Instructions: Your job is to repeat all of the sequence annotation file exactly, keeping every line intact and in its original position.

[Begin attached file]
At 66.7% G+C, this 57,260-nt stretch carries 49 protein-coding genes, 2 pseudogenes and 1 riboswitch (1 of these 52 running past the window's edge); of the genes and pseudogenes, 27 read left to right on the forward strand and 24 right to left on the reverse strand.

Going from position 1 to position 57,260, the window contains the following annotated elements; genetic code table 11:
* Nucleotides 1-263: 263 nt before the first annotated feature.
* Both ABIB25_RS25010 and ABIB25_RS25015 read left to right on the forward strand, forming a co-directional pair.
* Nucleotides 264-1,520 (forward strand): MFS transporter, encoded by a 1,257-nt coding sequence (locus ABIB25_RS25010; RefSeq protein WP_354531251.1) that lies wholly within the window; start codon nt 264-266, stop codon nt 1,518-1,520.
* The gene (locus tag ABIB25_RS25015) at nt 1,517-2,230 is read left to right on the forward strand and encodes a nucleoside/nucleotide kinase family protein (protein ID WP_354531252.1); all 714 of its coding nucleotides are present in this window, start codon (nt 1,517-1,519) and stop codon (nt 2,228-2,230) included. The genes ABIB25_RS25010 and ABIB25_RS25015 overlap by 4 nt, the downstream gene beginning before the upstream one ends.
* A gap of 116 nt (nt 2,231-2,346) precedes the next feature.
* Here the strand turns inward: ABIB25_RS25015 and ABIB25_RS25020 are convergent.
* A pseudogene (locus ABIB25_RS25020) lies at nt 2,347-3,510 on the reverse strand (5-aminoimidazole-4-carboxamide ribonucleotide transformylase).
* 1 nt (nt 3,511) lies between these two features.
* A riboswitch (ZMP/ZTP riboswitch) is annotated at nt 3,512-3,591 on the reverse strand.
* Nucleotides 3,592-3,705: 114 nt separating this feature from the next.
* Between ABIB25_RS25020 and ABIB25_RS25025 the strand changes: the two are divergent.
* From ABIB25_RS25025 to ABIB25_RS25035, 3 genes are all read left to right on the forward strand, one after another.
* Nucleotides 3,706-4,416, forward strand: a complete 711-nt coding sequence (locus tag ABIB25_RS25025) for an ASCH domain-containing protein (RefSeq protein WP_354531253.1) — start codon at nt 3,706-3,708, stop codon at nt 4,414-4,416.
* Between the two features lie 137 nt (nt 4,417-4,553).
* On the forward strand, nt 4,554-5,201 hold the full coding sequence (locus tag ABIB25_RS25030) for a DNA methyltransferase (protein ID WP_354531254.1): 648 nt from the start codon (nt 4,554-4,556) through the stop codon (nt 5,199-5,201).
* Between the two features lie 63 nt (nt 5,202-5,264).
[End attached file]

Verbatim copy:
At 66.7% G+C, this 57,260-nt stretch carries 49 protein-coding genes, 2 pseudogenes and 1 riboswitch (1 of these 52 running past the window's edge); of the genes and pseudogenes, 27 read left to right on the forward strand and 24 right to left on the reverse strand.

Going from position 1 to position 57,260, the window contains the following annotated elements; genetic code table 11:
* Nucleotides 1-263: 263 nt before the first annotated feature.
* Both ABIB25_RS25010 and ABIB25_RS25015 read left to right on the forward strand, forming a co-directional pair.
* Nucleotides 264-1,520 (forward strand): MFS transporter, encoded by a 1,257-nt coding sequence (locus ABIB25_RS25010; RefSeq protein WP_354531251.1) that lies wholly within the window; start codon nt 264-266, stop codon nt 1,518-1,520.
* The gene (locus tag ABIB25_RS25015) at nt 1,517-2,230 is read left to right on the forward strand and encodes a nucleoside/nucleotide kinase family protein (protein ID WP_354531252.1); all 714 of its coding nucleotides are present in this window, start codon (nt 1,517-1,519) and stop codon (nt 2,228-2,230) included. The genes ABIB25_RS25010 and ABIB25_RS25015 overlap by 4 nt, the downstream gene beginning before the upstream one ends.
* A gap of 116 nt (nt 2,231-2,346) precedes the next feature.
* Here the strand turns inward: ABIB25_RS25015 and ABIB25_RS25020 are convergent.
* A pseudogene (locus ABIB25_RS25020) lies at nt 2,347-3,510 on the reverse strand (5-aminoimidazole-4-carboxamide ribonucleotide transformylase).
* 1 nt (nt 3,511) lies between these two features.
* A riboswitch (ZMP/ZTP riboswitch) is annotated at nt 3,512-3,591 on the reverse strand.
* Nucleotides 3,592-3,705: 114 nt separating this feature from the next.
* Between ABIB25_RS25020 and ABIB25_RS25025 the strand changes: the two are divergent.
* From ABIB25_RS25025 to ABIB25_RS25035, 3 genes are all read left to right on the forward strand, one after another.
* Nucleotides 3,706-4,416, forward strand: a complete 711-nt coding sequence (locus tag ABIB25_RS25025) for an ASCH domain-containing protein (RefSeq protein WP_354531253.1) — start codon at nt 3,706-3,708, stop codon at nt 4,414-4,416.
* Between the two features lie 137 nt (nt 4,417-4,553).
* On the forward strand, nt 4,554-5,201 hold the full coding sequence (locus tag ABIB25_RS25030) for a DNA methyltransferase (protein ID WP_354531254.1): 648 nt from the start codon (nt 4,554-4,556) through the stop codon (nt 5,199-5,201).
* Between the two features lie 63 nt (nt 5,202-5,264).